“We love our company!”

The summer of 2022 was very exciting for summer vacationers — and not just because they were able to spend more time at the office in our “post-pandemic” world. Of course, law students who received permanent job offers knew that they would be working in a bank after graduation. starting salary of $215,000 on firms that met the Cravath scale. But not only money satisfied the summer associates. According to a new American Lawyer survey, they were completely satisfied with almost everything about their experience.

What is most important to summer associates and which firms did they like the most?

The majority of law firms in our survey of 5,485 summer associates scored above 4.5 out of 5 after we asked Summers to rate them for access to partners and mentorship, interaction with other associates, interesting legal work and the fit of their firms own declared goal and self-image.

Before we get into the rankings, let’s discuss the methodology that American Lawyer uses. Firms were ranked by average scores based on the following categories: access to partners and mentorship, interaction with other partners, interesting legal work, alignment of the firms with their own stated goals and self-image, and whether summers were concerned about their mental health or well-being as a lawyer.

Without further ado, here are the top 10 firms:

1. Empty Rome: average score 5.000
1. Dwayne Morris: 5.000 GPA
3. Kramer Levin: GPA 4.993
4. Paul Hastings: GPA 4.980
5. O’Melveny & Myers: Average score 4.977
6. Term: GPA 4.956
7. Allen and Overy: GPA 4.944
8. Day Pitney: GPA 4.935
9. Proskauer Rose: GPA 4.929
10. Eakin Gump: GPA 4.915

Click here to see the full rating.

Other than work-life balance, what was the most important thing for summer this year? Mental health. Thanks to Am Law’s inclusion in the ranking on this topic, we now know that about half of the summer students surveyed are concerned about their mental health and emotional well-being. Here are some additional details from the US lawyer:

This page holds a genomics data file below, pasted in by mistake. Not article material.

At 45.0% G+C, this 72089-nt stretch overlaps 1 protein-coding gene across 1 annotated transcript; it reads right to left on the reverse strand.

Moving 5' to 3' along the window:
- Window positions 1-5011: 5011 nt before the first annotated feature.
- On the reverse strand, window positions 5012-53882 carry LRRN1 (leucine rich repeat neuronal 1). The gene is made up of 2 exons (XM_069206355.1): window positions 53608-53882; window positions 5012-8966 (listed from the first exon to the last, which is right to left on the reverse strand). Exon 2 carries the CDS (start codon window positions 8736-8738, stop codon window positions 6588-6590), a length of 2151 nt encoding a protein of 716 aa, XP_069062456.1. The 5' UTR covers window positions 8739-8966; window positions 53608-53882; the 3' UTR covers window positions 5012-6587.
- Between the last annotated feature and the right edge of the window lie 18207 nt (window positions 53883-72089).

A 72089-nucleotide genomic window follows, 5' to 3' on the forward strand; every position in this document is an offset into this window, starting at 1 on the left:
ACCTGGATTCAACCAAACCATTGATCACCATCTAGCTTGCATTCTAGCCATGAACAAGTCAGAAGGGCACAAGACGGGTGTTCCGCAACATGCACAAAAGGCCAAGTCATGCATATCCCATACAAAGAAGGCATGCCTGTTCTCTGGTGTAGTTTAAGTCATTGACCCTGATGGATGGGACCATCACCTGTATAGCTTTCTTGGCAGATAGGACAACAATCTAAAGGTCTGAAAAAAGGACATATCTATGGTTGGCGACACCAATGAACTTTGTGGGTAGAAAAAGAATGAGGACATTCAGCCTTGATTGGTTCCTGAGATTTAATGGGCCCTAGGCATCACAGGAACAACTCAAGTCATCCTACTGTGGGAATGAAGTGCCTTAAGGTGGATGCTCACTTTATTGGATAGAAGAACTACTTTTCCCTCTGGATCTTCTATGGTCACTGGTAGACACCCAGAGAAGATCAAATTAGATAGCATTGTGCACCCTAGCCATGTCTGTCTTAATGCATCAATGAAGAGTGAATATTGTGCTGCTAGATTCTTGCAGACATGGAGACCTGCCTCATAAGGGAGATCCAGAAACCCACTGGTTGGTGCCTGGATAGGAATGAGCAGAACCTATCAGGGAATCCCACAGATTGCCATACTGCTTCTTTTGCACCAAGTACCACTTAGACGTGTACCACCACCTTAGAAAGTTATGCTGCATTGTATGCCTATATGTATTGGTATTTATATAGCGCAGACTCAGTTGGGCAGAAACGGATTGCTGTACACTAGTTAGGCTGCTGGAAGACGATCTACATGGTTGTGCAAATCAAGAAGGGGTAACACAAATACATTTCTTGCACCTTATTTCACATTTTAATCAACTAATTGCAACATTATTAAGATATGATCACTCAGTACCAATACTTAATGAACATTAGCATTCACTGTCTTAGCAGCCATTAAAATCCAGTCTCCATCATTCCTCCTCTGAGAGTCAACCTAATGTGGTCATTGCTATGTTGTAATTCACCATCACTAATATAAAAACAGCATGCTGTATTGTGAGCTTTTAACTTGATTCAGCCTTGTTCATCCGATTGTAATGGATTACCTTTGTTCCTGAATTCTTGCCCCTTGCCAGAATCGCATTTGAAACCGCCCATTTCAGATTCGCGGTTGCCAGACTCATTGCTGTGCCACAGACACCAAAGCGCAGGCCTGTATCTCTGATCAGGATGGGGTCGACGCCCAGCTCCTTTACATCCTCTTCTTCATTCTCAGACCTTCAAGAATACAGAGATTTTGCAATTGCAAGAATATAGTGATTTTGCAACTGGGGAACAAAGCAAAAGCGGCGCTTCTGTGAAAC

About half of summer associates said they were concerned about mental health in the legal profession, and those who expressed concern said students and faculty at their law schools spoke of the debilitating nature of Big Law. “Many in the Big Law field and my professors have told me that Big Law is extremely stressful, demanding, stressful and time-consuming,” said the DLA Piper summer associate. “I understand that and I’ve come to terms with it.”

However, those with mental health issues were worried about how they would cope with law firm life. “I’ve had mental health issues, and I think this profession in general rewards overwork, lack of balance, and blurring the lines between personal and professional life,” said one Foley & Lardner summer employee. “I also know the staggering statistics of suicide and depression among lawyers.”

Others had specific concerns about not fitting into the culture of their firms and others. “I hope that as a woman of color I prioritize my mental health because it’s a new space and it takes time to adjust,” said one summer partner.

On a positive note, Am Law found that about three-quarters of summer employees said they felt their firms genuinely care about mental health. Are things finally changing for the better in Biglav? Given the fact that these altruistic Gen Z summers put “helping people” right after “high compensation” in their reasons for becoming lawyers, the change had better come sooner.

Congratulations to all companies that have earned the respect and gratitude of their summer comrades.

Summer partners rate their experience according to the big law [American Lawyer]


Staci ZaretskyStaci Zaretsky is a senior editor at Above the Law, where she has worked since 2011. She would love to hear from you, so please don’t hesitate email her with any advice, questions, comments or criticism. You can follow her Twitter or contact her at LinkedIn.

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